Sofia Kälvemark Sporrong: Sweden needs more pharmacy rebels


Eleven years after the deregulation of the pharmacy market, Sweden is facing another comprehensive reform. Now with healthcare in focus. And once again, a distinct pharmaceutical voice is missing in the debate. "It is time for the profession to make themselves heard," says Sofia Kälvemark Sporrong, Professor of Social pharmacy, returning to Sweden and Uppsala University.

Sofia Kälvemark Sporrong, Professor of Social pharmacy

“In Sweden, there has for several years been an over-establishment of pharmacies without a corresponding increase in the number of prescribed drugs. This causes a competition where the professionals, instead of using its expertise to give advice, is forced to spend more and more time selling shampoo and chocolate. This situation is caused by political decisions and creates risks for the customers, and to make a change to the better, pharmacists must demand to be able to carry out their work in the right way. Therefor we should probably implement such professional pride already during education and send a new generation of pharmacy rebels into society.”

After eight years in Danish exile, Sofia Kälvemark Sporrong, professor of Social pharmacy, returns to Uppsala University and the Faculty of Pharmacy. "This is simply the right time in both life and career," she states. With her to the Department of Pharmacy, she brings a number of ongoing research projects, an extensive professional network and, above all, an ambition to advance the field's position at her new – or old – university.

“The research environment for Social and Clinical Pharmacy at the University of Copenhagen gathers an international and interdisciplinary group of PhD researchers, creating fantastic opportunities for interdisciplinary cooperation and talks. At Uppsala University, the field has long lived in a sort of hidden existence, and my hope is to contribute to creating a similar arena here. For the next six months, I will commute part-time to Denmark to finish my work there, and a soft start in Uppsala is exactly what I need to explore what terrain there is to build on.”

She is already in contact with some potential co-researchers. Sofia Kälvemark Sporrong shares the corridor at the Uppsala Biomedical Centre with Björn Wettermark, recently recruited professor of Pharmacoepidemiology. A short walk further away, Ulrika Winblad leads her research group in Health and Medical Care. A four-hour journey west, research in Social pharmacy is conducted in both Gothenburg and Oslo.

“We make a small field with a built-in interdisciplinarity, with the result that we often find ourselves in between calls in medicine and social sciences. On the other hand, drugs and how we use them are major and important societal issues. It costs large sums and can cause both health and illness. Nevertheless, the subject is often absent in debates regarding of future health care reforms. Long before the deregulation of the pharmacy market, I was surprised at how scarce Swedish pharmacists' competence is utilized. Now it is up to the profession and academia to show what they are actually capable of accomplishing.”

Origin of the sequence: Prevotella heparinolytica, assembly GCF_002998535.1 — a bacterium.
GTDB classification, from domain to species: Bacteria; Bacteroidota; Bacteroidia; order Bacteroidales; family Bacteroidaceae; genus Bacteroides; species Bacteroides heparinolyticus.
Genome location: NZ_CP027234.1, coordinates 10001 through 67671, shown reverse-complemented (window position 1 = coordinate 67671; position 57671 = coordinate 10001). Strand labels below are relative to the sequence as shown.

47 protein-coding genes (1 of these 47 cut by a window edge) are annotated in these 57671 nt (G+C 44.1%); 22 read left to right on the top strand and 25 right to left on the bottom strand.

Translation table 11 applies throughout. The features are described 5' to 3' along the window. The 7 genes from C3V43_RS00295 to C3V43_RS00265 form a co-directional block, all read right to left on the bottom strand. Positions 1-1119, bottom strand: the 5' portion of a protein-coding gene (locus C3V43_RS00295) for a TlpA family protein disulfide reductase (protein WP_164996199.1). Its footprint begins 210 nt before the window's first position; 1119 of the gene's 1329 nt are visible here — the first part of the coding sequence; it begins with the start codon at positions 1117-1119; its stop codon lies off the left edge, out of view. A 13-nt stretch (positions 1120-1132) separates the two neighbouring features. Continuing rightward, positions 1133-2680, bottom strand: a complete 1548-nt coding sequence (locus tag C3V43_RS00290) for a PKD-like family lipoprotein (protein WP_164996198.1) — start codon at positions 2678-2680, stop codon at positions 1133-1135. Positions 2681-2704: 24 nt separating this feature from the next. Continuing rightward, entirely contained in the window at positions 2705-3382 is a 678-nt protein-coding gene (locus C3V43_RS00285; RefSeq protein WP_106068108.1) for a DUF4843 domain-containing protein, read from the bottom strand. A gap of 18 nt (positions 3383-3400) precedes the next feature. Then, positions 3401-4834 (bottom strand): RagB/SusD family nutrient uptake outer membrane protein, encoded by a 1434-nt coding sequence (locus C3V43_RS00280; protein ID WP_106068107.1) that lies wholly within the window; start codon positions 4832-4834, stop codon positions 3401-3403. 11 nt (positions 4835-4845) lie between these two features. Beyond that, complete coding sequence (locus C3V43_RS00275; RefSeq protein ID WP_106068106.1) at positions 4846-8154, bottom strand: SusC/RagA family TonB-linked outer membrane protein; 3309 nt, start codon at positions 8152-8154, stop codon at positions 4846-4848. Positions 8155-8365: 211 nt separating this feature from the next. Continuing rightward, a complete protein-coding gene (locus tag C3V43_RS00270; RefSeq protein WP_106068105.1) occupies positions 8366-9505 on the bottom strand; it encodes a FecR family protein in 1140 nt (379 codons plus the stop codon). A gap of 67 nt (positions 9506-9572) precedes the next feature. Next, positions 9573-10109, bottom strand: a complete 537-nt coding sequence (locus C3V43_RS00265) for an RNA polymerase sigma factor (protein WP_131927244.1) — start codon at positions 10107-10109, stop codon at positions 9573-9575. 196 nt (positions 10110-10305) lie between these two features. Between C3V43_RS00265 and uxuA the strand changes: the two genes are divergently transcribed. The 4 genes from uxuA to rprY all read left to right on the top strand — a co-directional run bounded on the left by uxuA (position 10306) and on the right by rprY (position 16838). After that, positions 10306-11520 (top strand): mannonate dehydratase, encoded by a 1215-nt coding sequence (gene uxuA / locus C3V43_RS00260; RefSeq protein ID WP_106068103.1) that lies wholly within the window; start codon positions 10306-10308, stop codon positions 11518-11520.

An integrated part of Social pharmacy is to actively see and emphasize the benefits that drugs in combination with pharmacists can bring. Already when Sofia Kälvemark Sporrong left Uppsala, the union magazine Svensk Farmaci stated her active role in the pharmaceutical debate, and her stay in Copenhagen has in no way diminished her involvement in the development of the pharmacy market back home in Sweden.

“One of the doctoral students that I have supervised, Kristin Wisell, shows in her dissertation that many politicians primarily regard pharmacies as distributors of drugs. At the same time, a study conducted in 2012 showed that almost every fourth customer interaction at the pharmacies' counters for prescription drugs completely lacked pharmaceutical information. This in despite of the fact that the Swedish Medical Products Agency states that pharmacy staff must "make sure that the patient can use their medicines in the right way". Today, we experience rapid growth in e-commerce in drugs, which conceivably increases the risk of misuse. Here I see a need for both new research and pharmacists who are prepared to make themselves heard in the debate.”

Sofia Kälvemark Sporrong's importance for knowledge about the role of pharmacys and pharmacists in accurate drug use was recently accentuated by the Swedish Pharmaceutical Society, which in 2019 chose to award her the Rune Lönngren Prize. "Sofia has long been a leader in the Nordic region in this important area of science," stated CEO Karin Meyer during the award ceremony at last year's Apoteksforum, and it is by all means a much-anticipated professor that is now heading back across the Öresund Bridge.

“My ambition is to achieve something more lasting for the field than just my own research results. To find out exactly how and where I can contribute the most value, I plan to do as Denmark's new national team captain in men’s football and start my new assignment by talking to as many people in my vicinity as possible. I have already invested in a kettle, and if there are only enough people here who share my preference for tea and Social pharmacy, it should not be too long before we are on our way.”

More information

Visit  Research in Social Pharmacy at Uppsala University
Also visit  Social and Clinical Pharmacy (University of Copenhagen)
Also read  Hon prisas for sin forskning om apotek och samhälle (Läkemedelsvärlden, in Swedish)


Sofia Kälvemark Sporrong
Professor of Social Pharmacy
, Faculty of Pharmacy

text: Magnus Alsne, photo: Swedish Pharmaceutical Society

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Last modified: 2022-11-08